PARKINSON’S UK ASK THE QUESTION. HOW DO YOU KEEP A SENSE OF HUMOUR AND A LIGHT HEARTED APPROACH WITH PARKINSON’S? AND INTERESTINGLY I HAD ALREADY WRITTEN THIS BLOG! …​

IS IT WRONG TO BE “PERKY” WITH PARKINSONS’s … A RECENT REPLY TO A POST OF MINE ON FACEBOOK MAKES ME WONDER.

Recently I commented on the determination of a fundraiser who is three and half years into diagnosis, but my words of what I considered to be uplifting encouragement was met with the following comment of me, “The perkiness I hear is another form of denial … jmo (just my opinion)”.  I’m unsure, whether the author has seen:

a) straight through me and I don’t know it yet!

b) or, doesn’t believe that perky is a true characteristic that should be portrayed by a sufferer?

At first, I was cross but as I thought about my symptoms and compared them against those of others I did wonder if it was not the author but me.

As even today a colleague with whom I had worked for many years,  sat this morning stunned as I revealed my condition.  The reason for this being that for the majority of the time my symptoms are very stable and for the most part I can be funny, perky and sunny.  But since coming to terms with my diagnosis and reading so many more forums, articles and posts I now understand that for the majority, no two days are the same and because of the spasmodic up’s and down’s, finding the correct level of medication is an ongoing battle and probably leaves them feeling not in control.  Therefore I admit that retaining a sense of light heart, sense of humour or “perkiness” can be tough.  So am I too perky with my writing.  And inadvertently unsympathetic about the mindset that some fellow sufferers struggle with day by day.

I liken this to an incident in my last role in London.   I was described by one of my younger female colleagues as the Fairy Godmother, who swept into the office sprinkling her fairy dust and with an infectious smile, sunny disposition and a strap line to which I only ever laughed; somehow managed to cheer up an office of heavy hearts and often heads!   But to be honest, not all who sat in the openness of the floor wanted to be cheered up.  The nature of what was happening in their lives meant they didn’t want Miss Sunshine bouncing about all day.  It wasn’t how they were feeling and for them, it was hard to keep up.  So is my upbeat “perkiness” being perceived in this same way by those with my condition who are not able to enjoy life as much as myself?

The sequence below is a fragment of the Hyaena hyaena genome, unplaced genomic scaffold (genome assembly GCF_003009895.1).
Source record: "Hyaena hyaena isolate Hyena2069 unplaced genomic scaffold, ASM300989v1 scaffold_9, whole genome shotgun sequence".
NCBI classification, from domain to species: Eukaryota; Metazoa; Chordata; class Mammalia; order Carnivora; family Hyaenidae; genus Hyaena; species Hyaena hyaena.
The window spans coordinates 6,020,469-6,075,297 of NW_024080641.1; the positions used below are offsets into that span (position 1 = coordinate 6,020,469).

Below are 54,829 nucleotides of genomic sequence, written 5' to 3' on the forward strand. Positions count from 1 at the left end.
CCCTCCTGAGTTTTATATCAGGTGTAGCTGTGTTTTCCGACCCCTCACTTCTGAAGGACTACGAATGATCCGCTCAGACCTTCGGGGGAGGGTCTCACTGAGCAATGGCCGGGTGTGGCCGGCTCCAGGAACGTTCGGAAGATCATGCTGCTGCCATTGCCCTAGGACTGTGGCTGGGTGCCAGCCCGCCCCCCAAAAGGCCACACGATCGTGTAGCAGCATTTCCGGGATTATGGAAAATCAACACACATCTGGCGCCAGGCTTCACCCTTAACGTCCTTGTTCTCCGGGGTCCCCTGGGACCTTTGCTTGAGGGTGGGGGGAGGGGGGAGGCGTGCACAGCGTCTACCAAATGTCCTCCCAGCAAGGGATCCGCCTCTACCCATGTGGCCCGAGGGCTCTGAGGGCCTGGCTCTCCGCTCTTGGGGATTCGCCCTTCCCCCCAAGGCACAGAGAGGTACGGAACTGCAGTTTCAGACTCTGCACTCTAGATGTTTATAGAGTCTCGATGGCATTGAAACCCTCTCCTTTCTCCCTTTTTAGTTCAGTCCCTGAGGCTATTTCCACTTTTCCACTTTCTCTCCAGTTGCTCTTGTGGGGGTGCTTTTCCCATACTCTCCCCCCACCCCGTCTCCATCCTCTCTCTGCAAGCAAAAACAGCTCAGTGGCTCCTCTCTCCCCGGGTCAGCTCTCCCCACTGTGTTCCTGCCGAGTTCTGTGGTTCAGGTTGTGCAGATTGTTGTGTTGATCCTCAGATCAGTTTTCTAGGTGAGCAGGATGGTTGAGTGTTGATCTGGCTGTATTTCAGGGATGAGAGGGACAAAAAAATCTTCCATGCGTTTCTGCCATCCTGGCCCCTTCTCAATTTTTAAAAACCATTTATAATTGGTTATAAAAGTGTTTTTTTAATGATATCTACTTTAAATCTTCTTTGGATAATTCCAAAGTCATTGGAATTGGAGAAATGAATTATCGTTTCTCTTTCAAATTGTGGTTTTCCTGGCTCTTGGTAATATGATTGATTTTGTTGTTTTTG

It’s a tough question for me to ask and I’m not sure I am keen to hear the answers, but I would genuinely be very interested to hear as many opinions as possible.  On reflection I think it’s about balance and yes, of course, I truly believe that to beat Parkinson’s head on this must be done with a smile and many giggles and laughs but I also recognise that it’s OKAY to lose yourself in your duvet and once in a while just pronounce … you know what, I’m just having a bad day!

alison@parkinsonspeople.co.uk


One thought on “PARKINSON’S UK ASK THE QUESTION. HOW DO YOU KEEP A SENSE OF HUMOUR AND A LIGHT HEARTED APPROACH WITH PARKINSON’S? AND INTERESTINGLY I HAD ALREADY WRITTEN THIS BLOG! …​

  1. Hi lAlison – why shoudn’t you be unsufferab;y perky? Perky is good. A wise friend of mine said if you tell someone your troubles once they are sympathetic, twice they’re interested, third time they switch off and after the fourth time they avoid you. And you really need good friends when you have any debilitating condiition. There is no need to pretend that you have nothing negative going on; that is denial. So, as a Parky Person I have a mantra: “While I can I will” and if someone says “would you like to” I generally say “yes” (just checking that it is neither dangerous or illegal). Yes, that is also irritatingly positive but who cares? The dopamine is the rreward chemical and why not encourage it by enjoying yourself. I am no scientist but I would not be surprised if there is some complicated algorithm which explains this. Anyway that is why I dash from place to place – I truly don’t give my Parkinsons the time of day.

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